Review of The Everlasting Check: Hume on Miracles

David Hume was not the debunker of miracles so much as simply warning us to be careful and how careful we should be.  Alexander L George wrote this book to help clarify what Hume wrote.   The book is extremely helpful to one who is confused by the lies and deliberate misrepresentations of those who don't want us to think more about why we believe in any particular miracle.

Let us look at the pros and cons.

PROS OF THE BOOK

Pros: takes care to show what Hume meant by a miracle. He said a miracle is a violation of nature but in fact he meant that it looks like a violation of what we expect of nature. George quotes Hume saying a man with a clean bill of health dying just like that is not a miracle for we know things like that happen. But a dead man returning to life is not observed in the same way which is why if it happens it is a miracle. Hume is weighing evidence against evidence. So George paraphrases Hume’s thought as “The conflict is not with a law of nature but with a well-confirmed candidate for such a law.” Or “To say an event has violated a law would just be to say that it has violated statement for which we have a considerable degree of evidence.”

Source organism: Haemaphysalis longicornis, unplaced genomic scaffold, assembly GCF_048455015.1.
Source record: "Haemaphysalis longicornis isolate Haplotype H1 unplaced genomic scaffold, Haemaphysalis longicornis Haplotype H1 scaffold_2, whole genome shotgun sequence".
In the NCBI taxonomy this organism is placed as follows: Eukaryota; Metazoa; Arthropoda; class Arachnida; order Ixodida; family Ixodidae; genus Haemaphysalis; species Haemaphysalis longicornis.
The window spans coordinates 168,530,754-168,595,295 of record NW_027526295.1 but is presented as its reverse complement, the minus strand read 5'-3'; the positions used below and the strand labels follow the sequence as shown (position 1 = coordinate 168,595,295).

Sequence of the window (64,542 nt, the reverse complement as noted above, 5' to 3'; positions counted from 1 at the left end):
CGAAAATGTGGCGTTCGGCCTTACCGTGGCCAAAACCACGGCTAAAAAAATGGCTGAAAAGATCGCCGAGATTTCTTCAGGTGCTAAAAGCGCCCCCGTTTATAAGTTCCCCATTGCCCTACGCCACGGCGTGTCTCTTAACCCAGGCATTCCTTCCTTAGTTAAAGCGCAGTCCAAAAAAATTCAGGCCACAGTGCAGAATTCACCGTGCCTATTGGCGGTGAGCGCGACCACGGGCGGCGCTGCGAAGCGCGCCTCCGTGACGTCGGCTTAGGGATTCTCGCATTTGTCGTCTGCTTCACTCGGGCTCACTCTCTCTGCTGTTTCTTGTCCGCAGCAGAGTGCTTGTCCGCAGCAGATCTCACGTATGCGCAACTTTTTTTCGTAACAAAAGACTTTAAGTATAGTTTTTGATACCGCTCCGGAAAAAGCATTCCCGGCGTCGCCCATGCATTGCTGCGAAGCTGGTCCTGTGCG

My thought: Critics have said Hume is guilty of saying a miracle is what which cannot happen for nature cannot be violated. This is not true for Hume makes his case about evidence and does not say natural law is that iron. And if he did say that it would be a mere assumption. It can be argued that we have to assume something so even if we just guess it that is fine.

Pros: Points out how Hume showed that we have no proof that a miracle is all about being seen. A feather might levitate all by itself without any wind or natural force and nobody might know or notice. Hume pointed out that not all miracles are equally miraculous.

My point; he seems to mean that not all miracles are equally impressive.  That is true.  But we must be careful.  Christians say miracles are acts wherein God simply makes something from nothing there and then.  He makes the miracle from nothing or if you like the miracle is an act of creation.  Thus there is as much miracle in cold milk boiling up in a second as there is in a man rising from the dead.  If something comes from nothing then to do one thing is literally as easy as to do the other.